I was hosting a lecture and film at a university when I realized how much I like film director Emir Kapetanovic. A polite-but-confused audience member noted that she was surprised to discover Emir’s Muslim identity, and when he inquired, she noted that he didn’t look the part. Such moments, in the hands of some, become predictable moments to lecture people about their cultural simplicity, their prejudice or worse. Kapetanovic shrugged the comment off with a grin, inviting the guest to join us for a beer afterwards to discuss.
Emir’s film, Children of Peace, equally avoids the same types of lectures and pitfalls. Through the voices of kids – irreverent, painfully self-conscious, hopeful, beautiful in their honesty and sadly melancholic – Emir’s team takes us on a tour of a small piece of what was once Yugoslavia. They tell their often hilarious stories with little nuggets of honesty throughout. “You listen to that band? You know they’re Muslim?”
What emerges on this trip is visually Disney-esque, but otherwise set in the midst of a region-wide PTSD. In the voices of children we hear of a place that has not yet come to grips with its scars, not seeking revenge, but almost nostalgically lost in asking itself what just happened and how they got there. I’ve noticed the same thing in places like Rwanda and Guatemala: a personal sense of shame, as if the world played no part in the horrors that had just taken place. Nothing could be further from the truth, though the kindness in these voices suggests they haven’t yet been exposed to the roles we played.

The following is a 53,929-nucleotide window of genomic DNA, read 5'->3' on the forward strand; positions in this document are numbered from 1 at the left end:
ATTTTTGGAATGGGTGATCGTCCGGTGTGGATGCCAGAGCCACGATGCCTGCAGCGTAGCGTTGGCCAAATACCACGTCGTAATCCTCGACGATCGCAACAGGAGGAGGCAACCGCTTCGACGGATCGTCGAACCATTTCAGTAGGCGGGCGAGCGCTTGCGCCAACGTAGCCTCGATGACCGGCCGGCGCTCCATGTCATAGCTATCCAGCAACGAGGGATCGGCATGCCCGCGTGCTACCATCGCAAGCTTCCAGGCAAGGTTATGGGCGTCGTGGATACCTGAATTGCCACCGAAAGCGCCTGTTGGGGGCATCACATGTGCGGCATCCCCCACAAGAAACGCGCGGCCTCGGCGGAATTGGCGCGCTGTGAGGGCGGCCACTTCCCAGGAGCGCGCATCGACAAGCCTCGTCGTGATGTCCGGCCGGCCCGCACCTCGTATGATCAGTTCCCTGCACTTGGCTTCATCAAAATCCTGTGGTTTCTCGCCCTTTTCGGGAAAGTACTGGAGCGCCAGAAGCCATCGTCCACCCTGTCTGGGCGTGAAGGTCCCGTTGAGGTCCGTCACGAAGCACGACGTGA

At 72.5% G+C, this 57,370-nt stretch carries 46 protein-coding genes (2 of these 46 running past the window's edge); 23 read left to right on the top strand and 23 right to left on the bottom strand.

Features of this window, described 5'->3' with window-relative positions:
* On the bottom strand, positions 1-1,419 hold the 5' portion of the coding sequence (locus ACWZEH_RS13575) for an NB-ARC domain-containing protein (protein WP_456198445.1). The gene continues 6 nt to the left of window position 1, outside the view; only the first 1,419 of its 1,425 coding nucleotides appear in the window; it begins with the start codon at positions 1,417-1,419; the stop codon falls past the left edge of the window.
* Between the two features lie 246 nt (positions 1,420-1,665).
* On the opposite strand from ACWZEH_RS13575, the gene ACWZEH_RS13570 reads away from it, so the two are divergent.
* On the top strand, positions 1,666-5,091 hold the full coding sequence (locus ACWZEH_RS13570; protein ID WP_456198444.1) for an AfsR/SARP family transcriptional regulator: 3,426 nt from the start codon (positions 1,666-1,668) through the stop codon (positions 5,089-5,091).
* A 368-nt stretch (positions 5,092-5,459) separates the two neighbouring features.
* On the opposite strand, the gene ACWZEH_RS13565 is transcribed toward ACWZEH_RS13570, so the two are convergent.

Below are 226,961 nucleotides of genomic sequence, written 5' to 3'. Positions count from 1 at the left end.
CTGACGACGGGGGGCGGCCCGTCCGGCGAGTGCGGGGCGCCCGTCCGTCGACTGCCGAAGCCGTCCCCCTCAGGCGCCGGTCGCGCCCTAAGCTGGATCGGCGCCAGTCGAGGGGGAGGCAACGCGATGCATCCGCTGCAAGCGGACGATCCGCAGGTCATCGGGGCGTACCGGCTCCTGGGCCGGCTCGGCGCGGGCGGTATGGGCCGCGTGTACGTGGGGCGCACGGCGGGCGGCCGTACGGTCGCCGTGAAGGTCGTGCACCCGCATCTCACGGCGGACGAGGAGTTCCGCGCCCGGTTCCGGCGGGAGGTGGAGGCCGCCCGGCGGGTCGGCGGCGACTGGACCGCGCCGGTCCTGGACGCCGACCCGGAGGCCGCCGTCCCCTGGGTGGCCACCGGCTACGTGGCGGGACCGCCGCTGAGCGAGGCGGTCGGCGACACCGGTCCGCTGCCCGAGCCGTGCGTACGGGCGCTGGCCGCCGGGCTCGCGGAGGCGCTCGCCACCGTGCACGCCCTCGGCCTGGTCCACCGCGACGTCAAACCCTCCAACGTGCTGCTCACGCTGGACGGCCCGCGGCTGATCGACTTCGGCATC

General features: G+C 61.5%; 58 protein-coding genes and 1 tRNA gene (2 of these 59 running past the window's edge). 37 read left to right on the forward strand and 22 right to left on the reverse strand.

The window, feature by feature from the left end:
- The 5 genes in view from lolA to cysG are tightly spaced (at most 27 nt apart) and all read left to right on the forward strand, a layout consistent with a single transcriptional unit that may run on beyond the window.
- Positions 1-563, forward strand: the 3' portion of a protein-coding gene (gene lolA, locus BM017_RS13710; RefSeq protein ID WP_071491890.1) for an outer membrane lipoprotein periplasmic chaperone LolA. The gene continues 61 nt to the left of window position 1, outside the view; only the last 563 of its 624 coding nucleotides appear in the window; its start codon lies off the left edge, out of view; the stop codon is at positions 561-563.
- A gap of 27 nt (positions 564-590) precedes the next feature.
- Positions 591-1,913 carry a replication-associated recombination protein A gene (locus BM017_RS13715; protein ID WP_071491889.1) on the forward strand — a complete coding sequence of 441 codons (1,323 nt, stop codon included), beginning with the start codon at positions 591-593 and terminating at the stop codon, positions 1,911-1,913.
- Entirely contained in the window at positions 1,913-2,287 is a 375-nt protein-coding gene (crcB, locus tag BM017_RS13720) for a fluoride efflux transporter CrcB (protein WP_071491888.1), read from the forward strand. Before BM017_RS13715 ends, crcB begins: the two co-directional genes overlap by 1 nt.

The landscapes look as if they’ve been created on the cover of an Ursula Le Guin utopia: forests of fir trees taper down into valleys, and picturesque villages seem organically connected to the rivers and lakes they surround. To see it without someone to bear witness, it looks like Walden or the backdrop to Little House on the Prairie. Kapetanovic is aware that that is what you are seeing and thinking. He gives you little narrative preparation. In long moments, the car passes through forests and occasional verdant pasture – then, around the way, the charred skeleton of a structure sits alone in stark contrast to all that beauty.
“There are no jobs, their towns are boring, only old people are left, everyone is leaving and there is little to do.” So it is that the children of Sarajevo sound oddly like the children of Fort Worth, or Miles City, Montana or San Jose. Kapetanovic captures this angst with invisible nets, constructs a script around it, then invites local writers and artists, as well as these children born in peacetime, to reflect on the concepts they’ve identified. The result is unifying – between the sheer lunacy of the genocide, the solidarity of inheriting the emotional and economic baggage of a previous generation, and a certain agreed-upon hope that perhaps somewhere else is a better place, Children of Peace is an anthem to youthful resilience.
You are not promised something Kapetanovic knows he can’t deliver. Peace is not certain tomorrow, and the buses that bring tourists in the morning are taking away kids in droves in the afternoon. But as a famous Chilean poet once noted, there is beauty in a word like “melancholy,” and as Children of Peace draws to a close, there is a sense that what these children share – regardless of what side of the conflict their parents were on – makes it likely that their hope, their forgiveness, and their ability to look across the horizon are the only important things.
John Singleton is writing a book about international film, to be published by Blue Ear Books.